The Rules of the Game; How Law School Changes How You Think

How long has it been since you’ve played Hasbro’s “the Game of Life”? I’ll bet you would play it differently now that you’re an adult. Once you’re in law school, you might play it differently still. Here is what I mean: in the Game of Life, you have to make a number of “life decisions”. The very first one is whether you will “go to college” or “not go to college”. Here are the results in the game:

If you go to college:

  • Take out $20,000 in loans
  • Take up to 10 turns more than non-college goers to become a salary-earner.
  • You get the ability to take jobs that require college (there are three: teacher, doctor, or accountant) PLUS degree-not-required jobs i.e., you can take any job in the game.

If you don’t go to college:

  • Choose a ‘career’ right away. (You pick a career card out of the stack)
  • Begin collecting a ‘paycheck’ whenever you pass over a payday square immediately.
  • You get the ability to take all but three jobs available in the game – but with no salary limitation.

As a kid, I would always choose to ‘go to college’ when I played the game because, after all, I wanted to go to college for real someday. In law school we often look at rules at think about the results and incentives they produce. When I played the Game of Life recently with some friends I did not hesitate when I decided to ‘not go to college’, because under the rules of this game ‘going to college’ did not actually guarantee a better salary nor better benefits. In this game, you pull your salary out of a deck of cards totally by chance – who cares if you’re the “accountant” if it makes no difference to how much you make, or how fulfilling your life is?

Soon, it was time for me to “buy a house” in the Game of Life. When you “buy a house” you pick three cards out of the deck face down, then flip them over and decide which one to buy. When I was a kid, I would choose the coolest house out of the three, assuming I had enough cash to pay for it. I was always dying to get the colonial house (it was basically a mansion). I also never bought an ‘insurance’ card to cover the house, nor thought about the costs of insurance or upkeep imposed by the Game’s rules when I chose which house to buy.

In law school we talk a lot about risk management, and also about financial decisions that third parties make. When I played the game this time, I got to choose between the mobile home, Victorian house, and colonial house. I chose the mobile home: it was the cheapest to buy, keep up, and insure. Since the goal of the game is to have the most money at the end of the game (note that the Game of Life houses don’t appreciate over time,) I didn’t want my money tied up in a fancy house, especially considering I wouldn’t actually get the benefit of living in a nicer house, since it’s just a game. I also wanted to make sure I didn’t lose any money if I were to land on a ‘disaster’ square, which is why I bought ‘insurance’.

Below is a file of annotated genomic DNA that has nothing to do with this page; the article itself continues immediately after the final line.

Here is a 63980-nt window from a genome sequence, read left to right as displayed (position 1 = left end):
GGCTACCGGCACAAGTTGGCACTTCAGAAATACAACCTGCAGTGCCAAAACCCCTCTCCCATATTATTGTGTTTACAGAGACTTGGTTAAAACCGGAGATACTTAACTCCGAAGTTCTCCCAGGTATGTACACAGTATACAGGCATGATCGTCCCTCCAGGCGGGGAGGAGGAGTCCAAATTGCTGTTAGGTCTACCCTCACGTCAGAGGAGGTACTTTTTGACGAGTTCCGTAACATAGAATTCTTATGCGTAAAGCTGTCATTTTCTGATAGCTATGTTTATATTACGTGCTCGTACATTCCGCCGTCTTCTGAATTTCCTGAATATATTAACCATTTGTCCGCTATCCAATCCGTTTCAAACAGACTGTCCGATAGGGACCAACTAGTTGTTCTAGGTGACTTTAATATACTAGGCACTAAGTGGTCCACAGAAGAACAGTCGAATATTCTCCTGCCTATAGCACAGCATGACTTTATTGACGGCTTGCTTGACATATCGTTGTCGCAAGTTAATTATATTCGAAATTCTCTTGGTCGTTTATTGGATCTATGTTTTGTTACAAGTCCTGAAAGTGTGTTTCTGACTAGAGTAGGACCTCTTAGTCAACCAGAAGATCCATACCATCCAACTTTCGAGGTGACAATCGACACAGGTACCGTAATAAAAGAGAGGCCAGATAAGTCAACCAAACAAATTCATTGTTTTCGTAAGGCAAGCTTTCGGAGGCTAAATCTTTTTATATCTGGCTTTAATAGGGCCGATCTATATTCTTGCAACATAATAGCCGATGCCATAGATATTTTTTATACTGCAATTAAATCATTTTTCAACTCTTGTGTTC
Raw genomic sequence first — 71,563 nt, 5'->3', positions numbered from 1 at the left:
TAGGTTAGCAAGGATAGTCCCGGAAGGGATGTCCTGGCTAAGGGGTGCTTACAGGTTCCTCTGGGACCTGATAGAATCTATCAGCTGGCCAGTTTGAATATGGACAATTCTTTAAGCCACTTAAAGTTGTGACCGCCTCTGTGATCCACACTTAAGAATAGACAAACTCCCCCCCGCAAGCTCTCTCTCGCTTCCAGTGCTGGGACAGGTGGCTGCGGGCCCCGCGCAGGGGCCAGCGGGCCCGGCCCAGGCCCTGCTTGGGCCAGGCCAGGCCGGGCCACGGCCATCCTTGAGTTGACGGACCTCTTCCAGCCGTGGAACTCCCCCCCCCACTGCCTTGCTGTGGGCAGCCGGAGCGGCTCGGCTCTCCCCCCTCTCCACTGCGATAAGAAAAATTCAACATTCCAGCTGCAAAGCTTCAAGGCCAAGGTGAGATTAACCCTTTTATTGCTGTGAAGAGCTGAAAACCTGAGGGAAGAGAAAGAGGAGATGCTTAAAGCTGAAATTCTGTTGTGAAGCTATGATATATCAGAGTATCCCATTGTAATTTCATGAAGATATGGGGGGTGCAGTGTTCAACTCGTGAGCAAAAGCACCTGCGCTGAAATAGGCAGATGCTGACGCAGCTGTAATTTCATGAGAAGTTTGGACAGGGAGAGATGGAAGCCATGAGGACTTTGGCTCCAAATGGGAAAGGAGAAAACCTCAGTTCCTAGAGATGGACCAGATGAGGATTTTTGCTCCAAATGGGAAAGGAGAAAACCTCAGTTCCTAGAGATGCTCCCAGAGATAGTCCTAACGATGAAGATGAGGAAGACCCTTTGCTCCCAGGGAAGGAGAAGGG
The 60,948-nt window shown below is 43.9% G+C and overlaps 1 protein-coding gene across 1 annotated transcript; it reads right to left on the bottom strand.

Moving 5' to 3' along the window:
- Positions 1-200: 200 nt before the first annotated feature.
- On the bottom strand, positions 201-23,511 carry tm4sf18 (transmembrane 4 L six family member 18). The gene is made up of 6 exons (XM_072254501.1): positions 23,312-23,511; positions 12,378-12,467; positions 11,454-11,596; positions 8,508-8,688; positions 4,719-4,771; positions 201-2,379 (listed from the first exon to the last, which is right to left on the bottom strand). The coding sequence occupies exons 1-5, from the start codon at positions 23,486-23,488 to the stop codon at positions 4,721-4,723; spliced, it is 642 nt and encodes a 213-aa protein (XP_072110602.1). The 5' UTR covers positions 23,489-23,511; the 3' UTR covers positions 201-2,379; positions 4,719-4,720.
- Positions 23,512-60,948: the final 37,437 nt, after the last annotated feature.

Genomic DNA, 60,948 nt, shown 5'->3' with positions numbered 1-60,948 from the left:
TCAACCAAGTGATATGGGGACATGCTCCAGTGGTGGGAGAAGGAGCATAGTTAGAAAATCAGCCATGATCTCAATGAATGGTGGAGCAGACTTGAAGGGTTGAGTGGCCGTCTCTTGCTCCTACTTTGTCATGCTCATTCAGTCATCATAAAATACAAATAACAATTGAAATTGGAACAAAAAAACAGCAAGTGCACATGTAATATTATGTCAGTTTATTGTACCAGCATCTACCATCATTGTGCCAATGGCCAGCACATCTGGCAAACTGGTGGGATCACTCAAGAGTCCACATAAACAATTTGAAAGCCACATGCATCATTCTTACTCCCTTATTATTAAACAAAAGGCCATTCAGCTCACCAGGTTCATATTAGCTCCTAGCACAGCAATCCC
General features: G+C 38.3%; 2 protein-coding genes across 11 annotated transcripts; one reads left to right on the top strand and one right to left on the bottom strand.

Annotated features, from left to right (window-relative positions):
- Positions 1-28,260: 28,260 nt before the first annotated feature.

Hasbro’s Life isn’t the only game I would play differently now. If e ever played the card game “kings”, you’ll know that in the game a player sometimes has to make up rules, which everyone must follow for the rest of the game. I got to sit in on a ‘kings’ game recently and I was keenly aware of the ambiguity left by each of the stated rules as they came up. For example, one person declared “no one can say the word ‘you.’” I thought to myself “can anyone say ‘your’, or ‘yew?’” Another person declared “No one can answer any question.” I wondered “do you break the rule if you shake your head instead of saying ‘no’ out loud?” I also wondered, “Should there be an exception to this rule that people can answer other’s questions about how to play the game of kings?” Before law school, I might have thought of these issues as they came up, or maybe not at all. This time I started thinking through the rules right away. Law school gets you to start thinking about the logical extensions, limitations, and ambiguities of rules as soon as you hear about those rules.

All of this is just meant to illustrate that I’m finding law school has changed the way I think about games, goals, and solving problems. I often look at risks now in terms of dollars at risk, dollars that might be won, and the probability of loss or gain. I think about rules in terms of how they might be used to someone’s advantage, or how they might be limited and defeated. Only a year and a half ago I didn’t really have these ideas or tools to work with – at least, not to the degree I do now. The more I learn in law school, the more aware I am that there is so much substantive law a lawyer must know about in order to best represent his or her client. These moments where I notice myself thinking differently from before, though, excite me, as I know I am learning not only substantive areas of the law but also how to think like a lawyer.

 

2 Comments

Evan Guthrie posted on November 2, 2013 at 5:41 pm

Good parallel between law school and game of life.

Hardy Mp posted on November 6, 2013 at 7:36 pm

It’s interesting how law school can develop you critical thinking skills and make you see differently what seemed obvious at first.

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